University Of Tasmania

File(s) not publicly available

Seasonal and interannual variations of the oceanic heat flux under a landfast Antarctic sea ice cover

journal contribution
posted on 2023-05-16, 10:05 authored by Petra HeilPetra Heil, Ian AllisonIan Allison, Lytle, VI
A multilayer thermodynamic model is used to simulate sea ice growth for 12 years between 1958 and 1986 in the vicinity of the Australian station Mawson on the coast of East Antarctica. The atmospheric forcing data for the model are derived from radiosonde profiles and from surface measurements. Global radiation data are available for 4 years, and we use these measurements for comparison with the results of a Zillman-type model for global radiation. Combining the thermodynamic model with sea ice thickness measurements for 12 years, we solve the energy balance equation for the oceanic heat flux. The oceanic heat flux is not constant but changes with time within the year and from year to year. The oceanic heat flux averages 7.9 W/m2, and the yearly means vary between 5 and 12 W/m2. Seasonal values of the oceanic heat flux range from 0 to 18 W/ m2. From the yearly averaged values a decadal trend is evident: During the first years that were analyzed the yearly average lies well above 10 W/m2; then in the mid-1970s a decrease to 9 W/m2 occurs, while for all later years the values are ∼6-8 W/m2. In general, the oceanic heat flux increases from the start of the fast ice formation season in early April until it breaks out in December or January. To compare the calculated oceanic heat fluxes for different years, we divide the total ice season into three characteristic time regimes of the sea ice growth and calculate the averaged oceanic heat fluxes for each regime. For the first regime (through August) the mean flux is 2.7 W/m2, for the middle regime (September) it is 8.4 W/m2, and for the final regime (October-January) it is 17 W/m2. We discuss the results of our model calculations in conjunction with current meter observations, which give evidence of seasonally varying intrusions of relatively warm Circumpolar Deep Water into Prydz Bay. Comparison of passive microwave data of sea ice extent and concentration (from the scanning multichannel microwave radiometer sensor) with the model results reveals a correlation between the magnitude of the oceanic heat flux and local features such as polynyas. Copyright 1996 by the American Geophysical Union.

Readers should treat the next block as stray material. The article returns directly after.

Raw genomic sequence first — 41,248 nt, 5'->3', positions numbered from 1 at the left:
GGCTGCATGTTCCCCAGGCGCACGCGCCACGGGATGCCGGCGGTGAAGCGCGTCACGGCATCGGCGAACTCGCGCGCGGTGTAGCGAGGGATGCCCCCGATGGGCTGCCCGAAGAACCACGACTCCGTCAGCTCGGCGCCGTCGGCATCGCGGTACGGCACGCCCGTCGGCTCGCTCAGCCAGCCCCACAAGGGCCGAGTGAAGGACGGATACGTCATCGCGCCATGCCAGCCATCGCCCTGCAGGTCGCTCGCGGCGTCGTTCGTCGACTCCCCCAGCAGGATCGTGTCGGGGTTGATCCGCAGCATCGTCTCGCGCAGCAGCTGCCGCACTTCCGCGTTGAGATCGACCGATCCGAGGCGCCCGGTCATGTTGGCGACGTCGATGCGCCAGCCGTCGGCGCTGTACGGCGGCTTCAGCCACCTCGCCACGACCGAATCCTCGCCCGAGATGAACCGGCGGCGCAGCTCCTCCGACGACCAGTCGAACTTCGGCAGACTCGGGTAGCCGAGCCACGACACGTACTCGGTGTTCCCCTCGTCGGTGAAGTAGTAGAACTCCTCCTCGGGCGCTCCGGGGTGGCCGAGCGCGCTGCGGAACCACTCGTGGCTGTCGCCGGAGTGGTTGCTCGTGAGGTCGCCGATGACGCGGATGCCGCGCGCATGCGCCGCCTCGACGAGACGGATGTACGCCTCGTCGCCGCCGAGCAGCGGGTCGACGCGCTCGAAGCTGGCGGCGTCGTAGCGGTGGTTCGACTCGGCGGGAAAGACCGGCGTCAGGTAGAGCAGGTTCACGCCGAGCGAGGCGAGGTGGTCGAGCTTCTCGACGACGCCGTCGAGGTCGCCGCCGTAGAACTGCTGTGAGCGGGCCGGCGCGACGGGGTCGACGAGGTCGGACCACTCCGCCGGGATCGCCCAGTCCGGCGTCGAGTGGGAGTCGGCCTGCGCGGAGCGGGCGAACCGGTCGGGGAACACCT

Publication title

Journal of Geophysical Research










Institute for Marine and Antarctic Studies


Amer Geophysical Union

Place of publication


Repository Status

  • Restricted

Socio-economic Objectives

Understanding climate change not elsewhere classified

Usage metrics

    University Of Tasmania